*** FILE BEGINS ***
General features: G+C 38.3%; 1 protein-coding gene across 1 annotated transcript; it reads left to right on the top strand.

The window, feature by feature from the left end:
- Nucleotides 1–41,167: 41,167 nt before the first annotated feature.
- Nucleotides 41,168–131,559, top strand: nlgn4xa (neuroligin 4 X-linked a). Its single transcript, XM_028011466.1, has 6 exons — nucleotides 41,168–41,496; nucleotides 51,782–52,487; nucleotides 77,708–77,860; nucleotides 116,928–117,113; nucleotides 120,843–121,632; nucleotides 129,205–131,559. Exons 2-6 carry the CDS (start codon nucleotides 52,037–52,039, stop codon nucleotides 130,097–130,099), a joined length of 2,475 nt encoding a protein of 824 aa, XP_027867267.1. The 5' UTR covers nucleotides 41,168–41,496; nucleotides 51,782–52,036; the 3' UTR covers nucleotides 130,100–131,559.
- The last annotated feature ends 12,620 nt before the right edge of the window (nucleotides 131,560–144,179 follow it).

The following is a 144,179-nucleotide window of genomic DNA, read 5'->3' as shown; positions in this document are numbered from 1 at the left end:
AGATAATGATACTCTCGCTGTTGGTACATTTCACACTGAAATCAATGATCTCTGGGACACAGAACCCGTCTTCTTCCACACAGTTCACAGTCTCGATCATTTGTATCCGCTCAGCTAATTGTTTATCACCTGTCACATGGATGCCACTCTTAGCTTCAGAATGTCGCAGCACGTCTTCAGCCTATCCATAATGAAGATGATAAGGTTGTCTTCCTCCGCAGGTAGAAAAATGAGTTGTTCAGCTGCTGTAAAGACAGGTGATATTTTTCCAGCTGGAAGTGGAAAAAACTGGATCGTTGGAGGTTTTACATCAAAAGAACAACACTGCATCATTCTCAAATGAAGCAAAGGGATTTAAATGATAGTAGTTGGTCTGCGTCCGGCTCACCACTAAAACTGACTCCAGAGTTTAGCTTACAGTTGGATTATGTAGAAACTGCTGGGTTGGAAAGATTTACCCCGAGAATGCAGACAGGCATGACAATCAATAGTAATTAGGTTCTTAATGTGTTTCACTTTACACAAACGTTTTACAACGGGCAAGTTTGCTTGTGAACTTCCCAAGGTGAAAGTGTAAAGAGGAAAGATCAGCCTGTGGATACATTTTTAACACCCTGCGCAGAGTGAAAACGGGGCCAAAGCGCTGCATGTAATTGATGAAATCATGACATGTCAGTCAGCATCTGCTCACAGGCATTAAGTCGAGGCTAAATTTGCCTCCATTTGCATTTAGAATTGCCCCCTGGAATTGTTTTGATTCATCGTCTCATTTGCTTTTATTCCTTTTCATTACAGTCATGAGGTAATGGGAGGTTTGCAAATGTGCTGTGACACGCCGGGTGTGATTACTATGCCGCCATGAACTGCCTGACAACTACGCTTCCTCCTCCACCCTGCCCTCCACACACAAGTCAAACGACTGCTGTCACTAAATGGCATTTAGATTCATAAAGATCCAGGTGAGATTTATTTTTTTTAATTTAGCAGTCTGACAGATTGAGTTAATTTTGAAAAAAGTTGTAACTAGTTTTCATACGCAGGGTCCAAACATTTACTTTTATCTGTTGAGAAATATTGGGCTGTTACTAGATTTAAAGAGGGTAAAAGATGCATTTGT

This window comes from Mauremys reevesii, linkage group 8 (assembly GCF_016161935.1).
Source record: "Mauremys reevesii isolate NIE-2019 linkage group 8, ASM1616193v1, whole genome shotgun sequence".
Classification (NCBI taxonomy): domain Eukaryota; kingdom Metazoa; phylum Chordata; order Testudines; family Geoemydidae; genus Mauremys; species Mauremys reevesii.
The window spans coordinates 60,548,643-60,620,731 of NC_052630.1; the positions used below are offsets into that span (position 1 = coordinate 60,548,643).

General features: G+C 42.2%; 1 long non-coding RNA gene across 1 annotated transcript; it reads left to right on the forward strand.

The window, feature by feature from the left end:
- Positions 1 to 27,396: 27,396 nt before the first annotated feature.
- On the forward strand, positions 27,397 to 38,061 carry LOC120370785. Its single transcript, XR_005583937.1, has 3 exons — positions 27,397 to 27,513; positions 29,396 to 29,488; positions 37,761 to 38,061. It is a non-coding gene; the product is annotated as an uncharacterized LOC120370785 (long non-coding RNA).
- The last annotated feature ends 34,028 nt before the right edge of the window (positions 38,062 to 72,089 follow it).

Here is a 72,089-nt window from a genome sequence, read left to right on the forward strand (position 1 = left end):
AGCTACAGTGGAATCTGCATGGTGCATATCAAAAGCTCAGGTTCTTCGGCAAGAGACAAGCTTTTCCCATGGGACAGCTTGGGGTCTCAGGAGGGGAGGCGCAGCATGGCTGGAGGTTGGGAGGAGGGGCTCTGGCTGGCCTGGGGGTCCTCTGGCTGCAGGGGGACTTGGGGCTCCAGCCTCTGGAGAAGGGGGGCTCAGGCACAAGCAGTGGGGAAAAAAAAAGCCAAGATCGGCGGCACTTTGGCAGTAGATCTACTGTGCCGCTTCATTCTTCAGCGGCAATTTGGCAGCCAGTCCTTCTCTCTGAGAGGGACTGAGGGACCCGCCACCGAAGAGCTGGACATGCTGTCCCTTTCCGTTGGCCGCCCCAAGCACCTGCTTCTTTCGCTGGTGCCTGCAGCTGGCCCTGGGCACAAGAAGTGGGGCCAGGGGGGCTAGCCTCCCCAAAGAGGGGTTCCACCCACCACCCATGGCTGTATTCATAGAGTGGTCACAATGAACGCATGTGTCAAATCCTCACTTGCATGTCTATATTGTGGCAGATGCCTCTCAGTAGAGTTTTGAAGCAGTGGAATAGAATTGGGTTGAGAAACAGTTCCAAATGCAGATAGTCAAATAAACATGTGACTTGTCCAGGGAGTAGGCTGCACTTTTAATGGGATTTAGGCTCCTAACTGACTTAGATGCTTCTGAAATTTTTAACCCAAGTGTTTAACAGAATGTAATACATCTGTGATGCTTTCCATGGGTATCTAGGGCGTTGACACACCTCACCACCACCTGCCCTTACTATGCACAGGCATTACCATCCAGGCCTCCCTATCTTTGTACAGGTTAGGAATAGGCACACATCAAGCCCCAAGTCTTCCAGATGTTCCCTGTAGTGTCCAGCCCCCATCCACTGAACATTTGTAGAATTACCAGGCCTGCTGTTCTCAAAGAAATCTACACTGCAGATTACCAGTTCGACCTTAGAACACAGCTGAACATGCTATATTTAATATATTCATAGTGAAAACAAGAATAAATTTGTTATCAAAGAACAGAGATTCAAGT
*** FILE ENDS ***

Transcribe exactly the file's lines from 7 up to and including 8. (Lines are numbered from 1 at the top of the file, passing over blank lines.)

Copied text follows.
AGATAATGATACTCTCGCTGTTGGTACATTTCACACTGAAATCAATGATCTCTGGGACACAGAACCCGTCTTCTTCCACACAGTTCACAGTCTCGATCATTTGTATCCGCTCAGCTAATTGTTTATCACCTGTCACATGGATGCCACTCTTAGCTTCAGAATGTCGCAGCACGTCTTCAGCCTATCCATAATGAAGATGATAAGGTTGTCTTCCTCCGCAGGTAGAAAAATGAGTTGTTCAGCTGCTGTAAAGACAGGTGATATTTTTCCAGCTGGAAGTGGAAAAAACTGGATCGTTGGAGGTTTTACATCAAAAGAACAACACTGCATCATTCTCAAATGAAGCAAAGGGATTTAAATGATAGTAGTTGGTCTGCGTCCGGCTCACCACTAAAACTGACTCCAGAGTTTAGCTTACAGTTGGATTATGTAGAAACTGCTGGGTTGGAAAGATTTACCCCGAGAATGCAGACAGGCATGACAATCAATAGTAATTAGGTTCTTAATGTGTTTCACTTTACACAAACGTTTTACAACGGGCAAGTTTGCTTGTGAACTTCCCAAGGTGAAAGTGTAAAGAGGAAAGATCAGCCTGTGGATACATTTTTAACACCCTGCGCAGAGTGAAAACGGGGCCAAAGCGCTGCATGTAATTGATGAAATCATGACATGTCAGTCAGCATCTGCTCACAGGCATTAAGTCGAGGCTAAATTTGCCTCCATTTGCATTTAGAATTGCCCCCTGGAATTGTTTTGATTCATCGTCTCATTTGCTTTTATTCCTTTTCATTACAGTCATGAGGTAATGGGAGGTTTGCAAATGTGCTGTGACACGCCGGGTGTGATTACTATGCCGCCATGAACTGCCTGACAACTACGCTTCCTCCTCCACCCTGCCCTCCACACACAAGTCAAACGACTGCTGTCACTAAATGGCATTTAGATTCATAAAGATCCAGGTGAGATTTATTTTTTTTAATTTAGCAGTCTGACAGATTGAGTTAATTTTGAAAAAAGTTGTAACTAGTTTTCATACGCAGGGTCCAAACATTTACTTTTATCTGTTGAGAAATATTGGGCTGTTACTAGATTTAAAGAGGGTAAAAGATGCATTTGT

This window comes from Mauremys reevesii, linkage group 8 (assembly GCF_016161935.1).